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'Champion of Science' recognised for positive impact of research communication

Dr Mahmoud Maina, a research fellow in Biochemistry, has won a competition recognising research in Africa which makes a positive impact on society.

Dr Maina entered the ‘Champions of Science – Africa Storytelling Challenge’ submitting notes on his research and community work in Nigeria.

In the letter notifying him that he’d won, the research fellow was told that his submission was ‘deemed by an independent selection committee as engaging and inspirational, clearly communicating passion for science as well as views on the important role of science in society.’

Dr Maina said: “I’m extremely delighted to be the winner for the YASE edition of the Africa’s Champions of Science Award.

“Many years ago, I decided to become an ambassador for science in Africa through public engagement with my research, in order to enhance public understanding, trust and support for science, as well as inspire the future generation of African scientists.

“This led me to start two large scale projects with TReND in Africa and Science Communication Hub Nigeria, which has led to tens of thousands of students, teachers, government officials and policymakers to connect with science and scientists across Africa.

“I am very happy that the importance of this work has been recognised by the judges of this award.”

The challenge, run by Johnson & Johnson Innovation, aims to showcase the contributions of scientists and innovators in Africa, build public engagement for science and inspire a new generation of scientists to drive the continent’s socio-economic transformation.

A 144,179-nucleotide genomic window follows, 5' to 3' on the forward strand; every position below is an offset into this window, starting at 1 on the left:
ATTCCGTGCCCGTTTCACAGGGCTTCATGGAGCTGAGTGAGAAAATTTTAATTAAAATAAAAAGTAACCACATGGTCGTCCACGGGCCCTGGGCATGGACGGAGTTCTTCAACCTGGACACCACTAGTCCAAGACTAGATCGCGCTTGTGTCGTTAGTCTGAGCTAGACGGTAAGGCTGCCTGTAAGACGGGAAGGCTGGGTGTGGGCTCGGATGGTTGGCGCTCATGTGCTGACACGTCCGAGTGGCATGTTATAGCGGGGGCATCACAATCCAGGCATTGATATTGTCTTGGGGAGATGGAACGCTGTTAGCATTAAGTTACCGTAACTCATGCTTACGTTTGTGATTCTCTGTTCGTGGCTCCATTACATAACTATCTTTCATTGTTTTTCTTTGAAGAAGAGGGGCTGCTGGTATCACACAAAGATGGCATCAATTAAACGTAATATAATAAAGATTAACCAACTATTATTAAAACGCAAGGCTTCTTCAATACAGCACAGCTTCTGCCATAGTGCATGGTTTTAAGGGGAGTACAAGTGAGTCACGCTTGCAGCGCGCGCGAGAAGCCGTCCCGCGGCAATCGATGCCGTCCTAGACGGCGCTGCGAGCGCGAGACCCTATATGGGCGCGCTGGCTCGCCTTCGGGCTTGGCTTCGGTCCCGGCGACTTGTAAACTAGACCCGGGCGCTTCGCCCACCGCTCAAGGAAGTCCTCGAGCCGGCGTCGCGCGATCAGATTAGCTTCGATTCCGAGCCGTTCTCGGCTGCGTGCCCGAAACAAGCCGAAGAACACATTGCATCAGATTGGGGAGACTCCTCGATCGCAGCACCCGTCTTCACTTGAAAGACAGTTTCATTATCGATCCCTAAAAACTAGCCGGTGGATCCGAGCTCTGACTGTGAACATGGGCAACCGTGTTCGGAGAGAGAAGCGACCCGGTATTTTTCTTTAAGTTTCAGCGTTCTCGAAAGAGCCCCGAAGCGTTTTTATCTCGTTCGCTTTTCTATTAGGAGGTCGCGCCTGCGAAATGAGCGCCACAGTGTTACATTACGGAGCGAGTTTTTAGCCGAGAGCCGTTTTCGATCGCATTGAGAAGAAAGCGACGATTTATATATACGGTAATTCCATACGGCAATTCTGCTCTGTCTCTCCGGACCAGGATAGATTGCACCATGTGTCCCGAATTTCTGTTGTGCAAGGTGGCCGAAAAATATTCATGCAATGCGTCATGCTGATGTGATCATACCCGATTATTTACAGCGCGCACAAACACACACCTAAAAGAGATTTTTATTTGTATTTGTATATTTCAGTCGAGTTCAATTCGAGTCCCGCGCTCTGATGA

Dr Maina added: “Wherever they are, I believe scientists, now more than ever, in addition to their regular research, need to be science communicators; to sell their research, dispel misconceptions about it and inspire future generations.”

Dr Maina founded the Outreach Programme for TReND in Africa, a higher education charity dedicated to improving university level science education and research in sub-Saharan Africa. Alongside his research, he now serves as an Outreach Coordinator for the programme. The research fellow also founded Science Communication Hub Nigeria to enhance students’ access to science role models and public access to accurate science.

In 2017, he was a recipient of the Royal Society of Biology Science Communication Award and became a Fellow of the Royal Society of Arts in 2018, with the mission to enlarge science through public engagement in Africa. 

Find out more about Dr Maina's entry and the award.

By: Stephanie Allen
Last updated: Wednesday, 17 October 2018